Every year, the Porter County Public Library System puts on the summer reading program for kids and adults. Summer Reading is a lot more than just reading though, the library incentivizes patrons to engage in summer reading by offering prizes, drawings, and other related events and programs.
“Summer reading has a long tradition. The key for us is to help stop the ‘summer slide’ from happening. Making sure kids are reading literally anything to help protect the gains they were making in the school year,” Porter County Public Library System Director, Jesse Butz said. “Stats show that kids who don’t read can drop a grade level or two during the summer.”
They’ve had a strong turnout this year of people signed up for the summer reading program.
“We are far ahead of last year’s numbers, which were up from the previous year” Youth Services Coordinator, Amanda Fack said. “There’s a lot of new ideas in this summer reading.”
“We have fun prizes, fun programming, and we made it easier for everyone across the board,” Butz said. “What you get is families reading together throughout the summer. They are coming in for some alternatives to going to the pool or the park. It’s all free entertainment for them, which is huge for families.”
The library and the Friends of the Library have made a summer reading budget to boost engagement and to make summer reading and other summer programs at the library more exciting.
“It shouldn’t feel like homework,” Butz said.
Summer reading runs until July 31st and you can sign up anytime at the library or on their website.
In addition to summer reading, the library is rolling out their new initiative to go fine free. After discussions, the library board decided that the fines hurt the library more than helped.
“It’s going to make an impact on thousands of lives in our community,” Butz said.
Before going fine free, the library was owed over $500,000 from over 18,000 card holders.
“Fines dropped to be less than 1% of our budget’s income. It wasn’t helping us with money. The next question is if it helped us get our stuff back. The answer is no,” Butz said. “What it was doing is blocking people from using the library.”
There was some anxiety about going fine free from some people, but Butz noted that some of those who initially had questions about it are happy with the results.
“What you find out is that people start to use the library again. We actually had people bring in dozens of books that were long overdue. We are talking years. They were too scared to bring them back,” Butz said.
Jesse Butz, Director of the Porter County Public Library System, never liked to read. In high school he would read the bare minimum. He would, “hate it, then move on." Then when he was 19 years-old, he went to see the Lord of the Rings movie in theaters.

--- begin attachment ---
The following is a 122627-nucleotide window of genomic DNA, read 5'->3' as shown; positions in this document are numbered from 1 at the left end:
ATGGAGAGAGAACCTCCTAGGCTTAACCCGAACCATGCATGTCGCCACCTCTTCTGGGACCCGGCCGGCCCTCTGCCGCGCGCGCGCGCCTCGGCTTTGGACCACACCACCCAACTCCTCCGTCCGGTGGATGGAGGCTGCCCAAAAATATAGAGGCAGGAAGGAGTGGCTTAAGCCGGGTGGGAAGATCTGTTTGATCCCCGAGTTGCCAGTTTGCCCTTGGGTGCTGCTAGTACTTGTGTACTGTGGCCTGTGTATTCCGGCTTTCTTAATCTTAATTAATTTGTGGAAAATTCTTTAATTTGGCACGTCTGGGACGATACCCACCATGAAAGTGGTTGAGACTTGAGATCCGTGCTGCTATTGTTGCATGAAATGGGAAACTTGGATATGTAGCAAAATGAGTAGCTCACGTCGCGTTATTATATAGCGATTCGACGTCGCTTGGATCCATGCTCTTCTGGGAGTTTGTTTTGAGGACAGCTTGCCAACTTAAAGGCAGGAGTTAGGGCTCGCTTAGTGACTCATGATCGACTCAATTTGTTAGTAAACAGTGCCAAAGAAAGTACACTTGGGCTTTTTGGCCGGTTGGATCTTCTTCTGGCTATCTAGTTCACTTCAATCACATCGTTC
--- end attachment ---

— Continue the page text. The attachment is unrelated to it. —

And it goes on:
“I didn’t know what it was,” Butz said. “I had never heard of Lord of the Rings and I thought it was a cool movie.”
When he learned it was a book series, he went to the bookstore to buy them.
“I read the first book in one night,” Butz said. “I just devoured it.”
Even then, he didn’t want to be a librarian. He wanted to be a history teacher. He did his undergrad in history, but when he told his counselor that he wanted to be a teacher, she informed him that he didn’t have the classes for it. He would have had to have gone to school for two more years. She suggested that he should look into being a librarian.
“In my head I was picturing what I had in my town,” Butz said. “A super mean lady with a bun who would shush you if you stepped too loudly. I thought it was a horrible idea.”
Despite his hesitation, his counselor got him in contact with a friend of hers that had a similar path to Butz.
“He asked why I wanted to teach and I said that I like helping and teaching people. He said that you get to do that as a librarian,” Butz said. “I wasn’t a traditional librarian. Everyone else was extremely passionate about a lot of these areas, but I was a customer service oriented person with fifteen years of retail background.”
“My original path not working out was a blessing, because this is the field I was meant to be in.”
His counselor fought to get him an internship at a small library. He started as an intern, but they eventually gave him a position as a technology trainer.
“I did well there,” Butz said. “Then they made me head of their adult services department. After I was there, they made me their director. I worked all the way through from intern to director.”
Butz learned on the job. He brought in his retail and technology skill set to create a customer service oriented philosophy.
“Library is about customer service. It’s about being a knowledgeable individual who wants to help everybody on the way,” Butz said. “It’s a combination of being a teacher and a customer service professional.”
After a few years of working at that library, he learned about the open director position at the Porter County Library System.
“It was a perfect fit. I’m from a community just like this. This place needed a customer service boost and my skill set fits perfectly,” Butz said. “I enjoy being here. It fits everything I’ve always wanted."